StrokeEach year about 700,000 people experience a new or recurrent stroke, which is the nation's third leading cause of death. On average, someone suffers a stroke every 45 second and someone dies of a stroke every 3.1 minutes. Stroke is a leading cause of serious, long-term disability in the United States, with about 4.7 million stroke survivors alive today. It is critical to diagnose a stroke, source of the attack and even the location of the injury to the brain. A stroke, or "brain attack", is a medical emergency that affects the arteries of the brain and is very often PAINLESS. The symptoms may be overlooked, or even mistaken for something that does not warrant medical attention. Medical experts believe that 50% of all strokes can be prevented, and yet stroke is the leading cause of disability in the United States.
A stroke occurs when the blood flow to the brain, or a part of the brain, is interrupted. Deprived of oxygen, nerve cells cannot function and die within minutes. When these nerve cells die, the parts of the body they control are unable to function. The affected functions will vary depending on what part of the brain is affected. Because brain cells cannot be replaced, the effects of a stroke are often permanent.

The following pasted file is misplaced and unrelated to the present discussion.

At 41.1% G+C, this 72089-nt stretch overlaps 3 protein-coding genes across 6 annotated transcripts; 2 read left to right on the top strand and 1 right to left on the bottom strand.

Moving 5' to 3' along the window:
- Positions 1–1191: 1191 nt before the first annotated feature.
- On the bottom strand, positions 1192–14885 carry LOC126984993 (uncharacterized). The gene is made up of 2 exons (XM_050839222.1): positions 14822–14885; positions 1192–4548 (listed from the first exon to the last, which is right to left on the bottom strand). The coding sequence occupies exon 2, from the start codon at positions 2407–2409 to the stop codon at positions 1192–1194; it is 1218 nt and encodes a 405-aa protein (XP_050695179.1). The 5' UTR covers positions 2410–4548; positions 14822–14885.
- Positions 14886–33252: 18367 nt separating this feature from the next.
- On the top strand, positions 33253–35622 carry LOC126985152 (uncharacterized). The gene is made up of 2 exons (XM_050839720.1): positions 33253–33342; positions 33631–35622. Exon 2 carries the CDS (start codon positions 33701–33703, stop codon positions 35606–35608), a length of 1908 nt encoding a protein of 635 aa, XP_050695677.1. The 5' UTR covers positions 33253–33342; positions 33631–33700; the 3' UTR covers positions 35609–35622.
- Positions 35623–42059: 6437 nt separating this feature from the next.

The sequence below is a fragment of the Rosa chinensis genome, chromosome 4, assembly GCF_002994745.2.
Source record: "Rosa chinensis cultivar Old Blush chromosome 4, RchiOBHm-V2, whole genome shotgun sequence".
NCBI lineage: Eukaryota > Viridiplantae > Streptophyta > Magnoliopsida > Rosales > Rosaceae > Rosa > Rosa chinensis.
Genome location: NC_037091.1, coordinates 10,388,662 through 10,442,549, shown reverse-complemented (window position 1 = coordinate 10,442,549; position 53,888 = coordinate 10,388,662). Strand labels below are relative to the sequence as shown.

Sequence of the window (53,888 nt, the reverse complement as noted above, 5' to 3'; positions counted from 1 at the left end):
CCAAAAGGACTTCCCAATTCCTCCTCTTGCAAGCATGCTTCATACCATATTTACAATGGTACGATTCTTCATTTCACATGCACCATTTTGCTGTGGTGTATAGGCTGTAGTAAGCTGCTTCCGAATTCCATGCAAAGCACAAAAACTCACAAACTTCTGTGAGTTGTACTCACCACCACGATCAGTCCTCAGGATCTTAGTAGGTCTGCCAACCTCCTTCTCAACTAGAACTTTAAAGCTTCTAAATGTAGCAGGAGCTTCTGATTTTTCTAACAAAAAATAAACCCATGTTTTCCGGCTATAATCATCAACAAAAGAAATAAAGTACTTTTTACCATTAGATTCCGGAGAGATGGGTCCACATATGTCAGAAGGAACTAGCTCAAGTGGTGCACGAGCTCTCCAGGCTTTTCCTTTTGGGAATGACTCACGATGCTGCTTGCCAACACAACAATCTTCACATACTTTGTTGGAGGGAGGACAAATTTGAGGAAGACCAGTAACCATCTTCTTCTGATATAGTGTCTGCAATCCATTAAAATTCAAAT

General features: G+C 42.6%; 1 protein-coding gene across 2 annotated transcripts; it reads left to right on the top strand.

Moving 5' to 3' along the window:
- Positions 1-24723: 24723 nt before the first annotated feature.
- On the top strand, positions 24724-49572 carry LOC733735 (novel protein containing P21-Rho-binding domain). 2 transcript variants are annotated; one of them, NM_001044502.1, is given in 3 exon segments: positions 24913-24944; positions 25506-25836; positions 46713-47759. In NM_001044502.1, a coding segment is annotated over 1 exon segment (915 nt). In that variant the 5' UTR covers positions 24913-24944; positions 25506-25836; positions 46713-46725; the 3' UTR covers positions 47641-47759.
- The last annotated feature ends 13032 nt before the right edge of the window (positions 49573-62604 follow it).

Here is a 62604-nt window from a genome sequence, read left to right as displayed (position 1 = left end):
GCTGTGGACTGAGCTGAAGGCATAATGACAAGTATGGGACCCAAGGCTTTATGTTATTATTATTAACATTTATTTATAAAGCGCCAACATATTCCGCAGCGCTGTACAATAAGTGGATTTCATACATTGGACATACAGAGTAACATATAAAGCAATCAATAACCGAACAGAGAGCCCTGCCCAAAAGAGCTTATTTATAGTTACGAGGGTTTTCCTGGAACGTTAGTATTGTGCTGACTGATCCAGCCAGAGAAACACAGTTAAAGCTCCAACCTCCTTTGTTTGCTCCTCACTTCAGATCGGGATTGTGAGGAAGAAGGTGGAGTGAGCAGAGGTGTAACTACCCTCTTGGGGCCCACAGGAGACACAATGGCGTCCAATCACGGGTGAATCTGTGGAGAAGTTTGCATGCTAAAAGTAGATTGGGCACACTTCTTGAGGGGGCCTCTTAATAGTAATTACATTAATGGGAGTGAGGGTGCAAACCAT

Stroke Diagnosis and Treatment
Other names for a stroke include:
Cerebral Vascular Accident (CVA)
Transient Ischemic Attack (TIA)
Intracranial Hemorrhage (ICH)
Ischemic Stroke is the most common type. It occurs when a clot of other blockage stops or hinders blood flow to the brain. Ischemic Strokes account for more than 80% of strokes that occur. Transient Ischemic Attach (TIA) is also called a "mini stroke" and occurs when a blood clot blocks and artery for a short time. The symptoms of a TIA are like warning signs of a stroke but they usually last only a few minutes. About 100% of strokes are preceded by TIAs and are a very strong predictor of stroke risk TIAs are a medical emergency and should be treated immediately! Hemorrhagic Stroke is caused by a blood vessel breaking or rupturing in the brain. This is also referred to as a "cerebral Aneurysm" or "Brain Hemorrhage." The main cause for this type of stroke is high blood pressure or hypertension.
If you think you are having a stroke, immediately call 911.